Persistent link between solar activity and Greenland climate during the Last Glacial Maximum

Thursday, 18 December 2014
Florian Adolphi1, Raimund Muscheler1, Anders Svensson2, Ala Aldahan3,4, Göran Possnert5, Jürg Beer6, Jesper Sjolte1, Svante Bjorck1, Katja Bettina Matthes7 and Rémi Thiéblemont7, (1)Lund University, Geology, Lund, Sweden, (2)Centre for Ice and Climate, Copenhagen, Denmark, (3)Uppsala University, Earth Sciences, Uppsala, Sweden, (4)United Arab Emirates University, Geology, Al Ain, United Arab Emirates, (5)Uppsala University, Tandem Laboratory, Uppsala, Sweden, (6)EAWAG Swiss Federal Institute of Aquatic Science and Technology, Duebendorf, Switzerland, (7)GEOMAR Helmholtz Centre for Ocean Research Kiel, Kiel, Germany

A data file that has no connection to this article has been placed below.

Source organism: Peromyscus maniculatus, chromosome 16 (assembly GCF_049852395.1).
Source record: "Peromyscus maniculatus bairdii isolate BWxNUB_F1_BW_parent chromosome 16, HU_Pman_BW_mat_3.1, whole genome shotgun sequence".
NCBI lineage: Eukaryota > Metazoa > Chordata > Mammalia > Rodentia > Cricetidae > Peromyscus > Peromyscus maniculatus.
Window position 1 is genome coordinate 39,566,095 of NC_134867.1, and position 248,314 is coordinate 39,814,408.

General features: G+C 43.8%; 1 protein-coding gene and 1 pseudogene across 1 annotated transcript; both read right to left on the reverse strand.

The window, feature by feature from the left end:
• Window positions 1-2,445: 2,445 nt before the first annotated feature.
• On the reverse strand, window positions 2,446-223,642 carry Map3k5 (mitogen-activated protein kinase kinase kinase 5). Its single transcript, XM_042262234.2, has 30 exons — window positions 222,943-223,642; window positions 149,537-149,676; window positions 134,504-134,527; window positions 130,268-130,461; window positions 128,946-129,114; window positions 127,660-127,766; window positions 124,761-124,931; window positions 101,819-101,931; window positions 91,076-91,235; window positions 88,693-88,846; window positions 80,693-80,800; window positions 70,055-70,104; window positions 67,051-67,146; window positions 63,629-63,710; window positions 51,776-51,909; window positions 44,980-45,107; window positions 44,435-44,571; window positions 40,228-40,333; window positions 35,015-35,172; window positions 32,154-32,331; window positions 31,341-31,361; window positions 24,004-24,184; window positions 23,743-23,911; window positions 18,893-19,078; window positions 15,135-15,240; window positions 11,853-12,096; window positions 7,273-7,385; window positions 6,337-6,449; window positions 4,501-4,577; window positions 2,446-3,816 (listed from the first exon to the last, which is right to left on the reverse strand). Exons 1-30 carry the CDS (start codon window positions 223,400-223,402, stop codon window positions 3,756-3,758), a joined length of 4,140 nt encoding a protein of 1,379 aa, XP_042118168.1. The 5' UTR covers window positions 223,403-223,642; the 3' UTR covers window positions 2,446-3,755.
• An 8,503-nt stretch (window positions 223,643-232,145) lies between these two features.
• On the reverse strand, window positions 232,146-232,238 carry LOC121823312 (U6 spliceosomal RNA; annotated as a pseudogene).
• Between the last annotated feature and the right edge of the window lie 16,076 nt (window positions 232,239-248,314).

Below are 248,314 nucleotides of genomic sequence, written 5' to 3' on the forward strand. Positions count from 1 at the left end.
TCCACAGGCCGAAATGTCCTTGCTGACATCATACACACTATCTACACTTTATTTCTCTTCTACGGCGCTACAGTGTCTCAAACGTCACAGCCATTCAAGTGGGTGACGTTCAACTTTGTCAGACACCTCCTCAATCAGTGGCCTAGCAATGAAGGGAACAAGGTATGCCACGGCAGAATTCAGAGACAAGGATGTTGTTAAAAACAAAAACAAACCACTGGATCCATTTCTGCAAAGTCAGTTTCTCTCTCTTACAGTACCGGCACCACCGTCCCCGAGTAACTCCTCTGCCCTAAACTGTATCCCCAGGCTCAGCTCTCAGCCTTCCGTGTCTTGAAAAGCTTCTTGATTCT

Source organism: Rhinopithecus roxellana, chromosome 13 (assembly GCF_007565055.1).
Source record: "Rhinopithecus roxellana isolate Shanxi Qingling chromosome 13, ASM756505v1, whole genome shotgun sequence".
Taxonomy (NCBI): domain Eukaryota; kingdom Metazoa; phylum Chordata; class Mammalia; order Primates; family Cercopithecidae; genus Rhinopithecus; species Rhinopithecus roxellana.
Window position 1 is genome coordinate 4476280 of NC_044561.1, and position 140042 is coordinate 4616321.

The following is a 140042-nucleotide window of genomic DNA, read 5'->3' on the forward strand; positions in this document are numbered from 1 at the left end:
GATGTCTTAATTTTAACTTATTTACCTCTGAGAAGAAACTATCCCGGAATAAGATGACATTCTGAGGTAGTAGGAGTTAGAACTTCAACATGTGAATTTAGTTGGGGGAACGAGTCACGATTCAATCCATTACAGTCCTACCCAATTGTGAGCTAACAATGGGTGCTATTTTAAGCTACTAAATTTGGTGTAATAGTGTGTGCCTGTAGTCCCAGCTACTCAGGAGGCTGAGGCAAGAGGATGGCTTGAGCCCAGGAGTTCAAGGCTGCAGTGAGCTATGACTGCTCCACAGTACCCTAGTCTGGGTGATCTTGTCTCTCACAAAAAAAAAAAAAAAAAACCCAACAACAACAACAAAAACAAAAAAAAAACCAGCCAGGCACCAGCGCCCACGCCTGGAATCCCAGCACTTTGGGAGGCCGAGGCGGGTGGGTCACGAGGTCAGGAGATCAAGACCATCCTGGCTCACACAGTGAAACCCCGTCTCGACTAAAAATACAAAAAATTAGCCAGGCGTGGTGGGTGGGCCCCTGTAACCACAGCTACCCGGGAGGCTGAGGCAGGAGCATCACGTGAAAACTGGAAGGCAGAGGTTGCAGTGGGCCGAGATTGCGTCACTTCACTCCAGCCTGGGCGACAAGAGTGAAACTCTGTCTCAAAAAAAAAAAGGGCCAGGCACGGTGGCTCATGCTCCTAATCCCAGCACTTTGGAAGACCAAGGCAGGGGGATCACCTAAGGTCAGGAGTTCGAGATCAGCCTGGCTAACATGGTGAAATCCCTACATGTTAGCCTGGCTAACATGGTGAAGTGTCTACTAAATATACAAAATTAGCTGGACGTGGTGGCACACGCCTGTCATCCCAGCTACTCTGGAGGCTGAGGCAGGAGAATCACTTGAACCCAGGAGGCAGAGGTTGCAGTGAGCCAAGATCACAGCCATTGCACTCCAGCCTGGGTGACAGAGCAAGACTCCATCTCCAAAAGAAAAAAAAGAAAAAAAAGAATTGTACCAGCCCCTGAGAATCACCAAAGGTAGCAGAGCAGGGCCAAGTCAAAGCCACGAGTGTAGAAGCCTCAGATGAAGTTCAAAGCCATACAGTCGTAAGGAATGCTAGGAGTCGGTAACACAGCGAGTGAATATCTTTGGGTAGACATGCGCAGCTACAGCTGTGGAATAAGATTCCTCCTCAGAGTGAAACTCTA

The role of solar activity changes in climate variations is a matter of continuous debate. Due to the relatively short period of direct observations sun-climate studies benefit from long-term proxy based evidence of past solar variability during different climate regimes. The most reliable recorders of past solar activity are cosmogenic radionuclides such as 10Be and 14C whose atmospheric production rates are modulated by the strength of the solar and geo- magnetic fields. Since paleo-archives of 10Be and 14C carry additional signals of climatic influences on their respective geochemical cycles a combined analysis of both radionuclides leads to improved solar activity reconstructions. However, reconstructions of past solar activity have so far been largely limited to the Holocene due to the lack of high resolution 10Be and 14C data further back in time. Here we present a solar activity reconstruction for the end of the last glacial based on high-resolution 10Be data from the GRIP ice core supported by 14C records from tree rings and speleothems, providing evidence for solar forcing of Greenland climate during the last glacial maximum (LGM). We find that centennial solar activity variations during the end of the last glacial have been comparable to the Holocene in both patterns and amplitudes. We see evidence for a persistent solar influence on North Atlantic atmospheric circulation during the LGM. Analysis of modern observations and high-top chemistry-climate model experiments suggests that this solar influence can be explained by favorable conditions for the occurrence of high pressure blocking situations south of Greenland during solar minima. This suggests that a similar solar forcing mechanism as today may have been active under a very different climatic setting.